Neil Killick has also been a vocal supporter of the movement, who claims that he’s seeing “more and more evidence in the workplace that many of the problems caused by software estimation are a simple case of teams shooting themselves in the foot”. The dysfunctions that exist within software estimates are easily avoided simply by asking the right questions at the start of projects and being single-minded about delivering great outcomes for the client.

Henri Karhatsu blogged about his experience in moving a team to a complete #NoEstimates methodology, transitioning from hourly estimates to story points, to eventually scrapping estimates altogether. Being a Scrum Master himself, he found that his team spent a lot of time arguing about story points, and when the conversion to #NoEstimates was made, they decided to focus on the next most important thing to work on in order to guide their project:

What really happened was that the required changes were in production pretty much when we expected them to be. However, we didn’t finish all of the dozen stories we had planned initially. Instead we realized that half of them could be done later and replaced those with other, more important tasks. The throughput was as expected but the content was something different, more valuable.

This focus on content change is exactly what Zuill describes as a positive outcome of the #NoEstimates framework.


The reaction to the movement elicited curiosity, intrigue and anger. Lots of anger. Steve Fenton chose to address the anger directed towards #NoEstimates in a way that deduced the following:

  • There is a relationship between regularly delivering quality releases, building trust with the business/customer and a drop in demand for estimates
  • In a low trust environment, people want assurance. To give them this assurance, start delivering early and often
  • As trust increases, many of the negative reasons for estimates disappear and many of the positive reasons for estimates are solved in other ways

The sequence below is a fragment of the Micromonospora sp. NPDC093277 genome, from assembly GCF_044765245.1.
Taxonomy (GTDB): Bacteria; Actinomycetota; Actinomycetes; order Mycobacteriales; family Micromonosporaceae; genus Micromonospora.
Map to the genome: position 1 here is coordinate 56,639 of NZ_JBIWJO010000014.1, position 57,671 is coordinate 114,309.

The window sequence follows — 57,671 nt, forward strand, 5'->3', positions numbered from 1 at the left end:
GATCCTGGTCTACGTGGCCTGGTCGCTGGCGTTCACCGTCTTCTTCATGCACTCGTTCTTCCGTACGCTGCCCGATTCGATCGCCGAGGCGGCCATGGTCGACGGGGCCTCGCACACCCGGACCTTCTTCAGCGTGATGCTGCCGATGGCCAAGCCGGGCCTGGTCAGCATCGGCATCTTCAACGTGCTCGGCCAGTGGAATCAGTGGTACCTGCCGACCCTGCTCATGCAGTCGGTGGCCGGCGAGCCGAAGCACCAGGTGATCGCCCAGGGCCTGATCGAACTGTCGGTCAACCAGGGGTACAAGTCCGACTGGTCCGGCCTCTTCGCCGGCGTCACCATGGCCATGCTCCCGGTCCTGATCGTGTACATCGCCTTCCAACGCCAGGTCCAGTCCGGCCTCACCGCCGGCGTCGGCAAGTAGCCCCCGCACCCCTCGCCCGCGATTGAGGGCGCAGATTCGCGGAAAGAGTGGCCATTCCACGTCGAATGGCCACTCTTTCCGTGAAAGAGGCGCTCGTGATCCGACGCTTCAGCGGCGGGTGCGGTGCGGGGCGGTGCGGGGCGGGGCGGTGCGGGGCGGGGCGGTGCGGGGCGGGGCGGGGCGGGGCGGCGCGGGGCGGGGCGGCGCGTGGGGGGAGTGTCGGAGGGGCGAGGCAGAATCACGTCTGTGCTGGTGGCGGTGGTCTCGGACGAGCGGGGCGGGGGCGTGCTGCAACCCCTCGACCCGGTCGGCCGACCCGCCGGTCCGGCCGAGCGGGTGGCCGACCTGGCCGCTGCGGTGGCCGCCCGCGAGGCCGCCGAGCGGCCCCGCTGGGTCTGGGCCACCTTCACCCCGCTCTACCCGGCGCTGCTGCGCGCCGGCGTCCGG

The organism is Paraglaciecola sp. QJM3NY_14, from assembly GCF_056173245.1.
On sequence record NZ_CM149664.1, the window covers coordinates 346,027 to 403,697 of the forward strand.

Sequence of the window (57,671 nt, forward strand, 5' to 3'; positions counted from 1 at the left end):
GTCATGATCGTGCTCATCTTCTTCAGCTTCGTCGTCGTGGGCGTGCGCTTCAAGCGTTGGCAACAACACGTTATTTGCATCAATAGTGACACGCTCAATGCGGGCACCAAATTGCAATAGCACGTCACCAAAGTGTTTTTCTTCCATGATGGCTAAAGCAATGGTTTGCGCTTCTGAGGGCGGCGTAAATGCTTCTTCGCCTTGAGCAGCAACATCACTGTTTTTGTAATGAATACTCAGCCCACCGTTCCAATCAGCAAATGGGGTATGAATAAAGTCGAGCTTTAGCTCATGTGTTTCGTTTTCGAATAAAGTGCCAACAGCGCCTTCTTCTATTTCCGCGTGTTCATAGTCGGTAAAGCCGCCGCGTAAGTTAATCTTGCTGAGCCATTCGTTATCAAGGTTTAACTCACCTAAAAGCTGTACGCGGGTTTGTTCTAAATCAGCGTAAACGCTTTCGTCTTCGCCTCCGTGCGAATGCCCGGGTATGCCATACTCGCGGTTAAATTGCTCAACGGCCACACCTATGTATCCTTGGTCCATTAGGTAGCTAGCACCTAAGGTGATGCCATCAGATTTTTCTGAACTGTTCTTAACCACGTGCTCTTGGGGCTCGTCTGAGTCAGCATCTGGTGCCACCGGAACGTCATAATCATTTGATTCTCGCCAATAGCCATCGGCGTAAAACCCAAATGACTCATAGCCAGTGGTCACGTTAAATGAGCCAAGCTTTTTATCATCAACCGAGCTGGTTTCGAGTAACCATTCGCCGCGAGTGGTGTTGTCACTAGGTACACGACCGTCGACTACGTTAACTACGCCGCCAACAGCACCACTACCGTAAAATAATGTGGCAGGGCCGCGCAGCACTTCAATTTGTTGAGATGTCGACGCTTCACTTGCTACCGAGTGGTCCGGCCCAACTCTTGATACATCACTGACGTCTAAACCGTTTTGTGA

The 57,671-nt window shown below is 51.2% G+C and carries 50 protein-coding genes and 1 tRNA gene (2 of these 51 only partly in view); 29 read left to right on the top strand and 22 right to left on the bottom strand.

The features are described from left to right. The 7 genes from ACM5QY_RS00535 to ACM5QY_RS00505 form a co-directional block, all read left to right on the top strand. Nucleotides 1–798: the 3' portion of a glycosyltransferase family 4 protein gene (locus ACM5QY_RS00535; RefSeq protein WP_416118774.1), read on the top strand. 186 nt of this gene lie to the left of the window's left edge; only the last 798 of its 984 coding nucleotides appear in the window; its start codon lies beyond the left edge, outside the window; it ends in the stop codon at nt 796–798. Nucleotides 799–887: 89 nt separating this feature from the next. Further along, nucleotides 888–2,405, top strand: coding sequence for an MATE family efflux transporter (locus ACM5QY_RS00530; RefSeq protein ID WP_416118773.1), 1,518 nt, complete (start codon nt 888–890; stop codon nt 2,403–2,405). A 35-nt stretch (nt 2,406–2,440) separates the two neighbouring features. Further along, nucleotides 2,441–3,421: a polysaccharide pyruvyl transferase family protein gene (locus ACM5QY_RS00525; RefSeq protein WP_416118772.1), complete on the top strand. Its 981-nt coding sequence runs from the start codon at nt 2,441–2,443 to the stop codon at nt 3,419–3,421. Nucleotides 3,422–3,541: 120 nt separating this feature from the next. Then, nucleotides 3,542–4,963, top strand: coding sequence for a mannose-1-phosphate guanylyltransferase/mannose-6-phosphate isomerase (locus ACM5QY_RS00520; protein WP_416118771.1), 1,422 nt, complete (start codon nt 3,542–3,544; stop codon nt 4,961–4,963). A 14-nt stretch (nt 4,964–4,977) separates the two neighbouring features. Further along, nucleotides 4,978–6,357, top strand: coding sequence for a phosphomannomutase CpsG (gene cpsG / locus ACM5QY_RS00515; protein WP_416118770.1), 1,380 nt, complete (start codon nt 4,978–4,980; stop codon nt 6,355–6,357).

Fenton advises that to eventually work without estimates requires a building of trust that may not already exist, therefore you shouldn’t be aiming for #NoEstimates without it. He feels the anger that has been thrust upon the topic has come out of a misunderstanding of the framework, with people interpreting the phrase “some teams have found that they don’t need to use estimates” as “YOU must stop using estimates”.

As Fenton says, if you successfully get to a high trust state (which takes a whole lot of hard work, regular releases, quality releases and transparency) then revisiting the #NoEstimates tag might be worth your time. It’s important to get everyone on board in order for #NoEstimates to actually work, and by proving you don’t need them via prioritisation and having informative conversations about how to improve software development.

As Scott Rosenberg has summarised, what the commentators above are getting at is less about an uprising than a renegotiation of what organizations expect from software developers. What do you think? Let us know in the comments below!

Natali Vlatko
An Australian who calls Berlin home, via a two year love affair with Singapore. Natali was an Editorial Assistant for (S&S Media Group).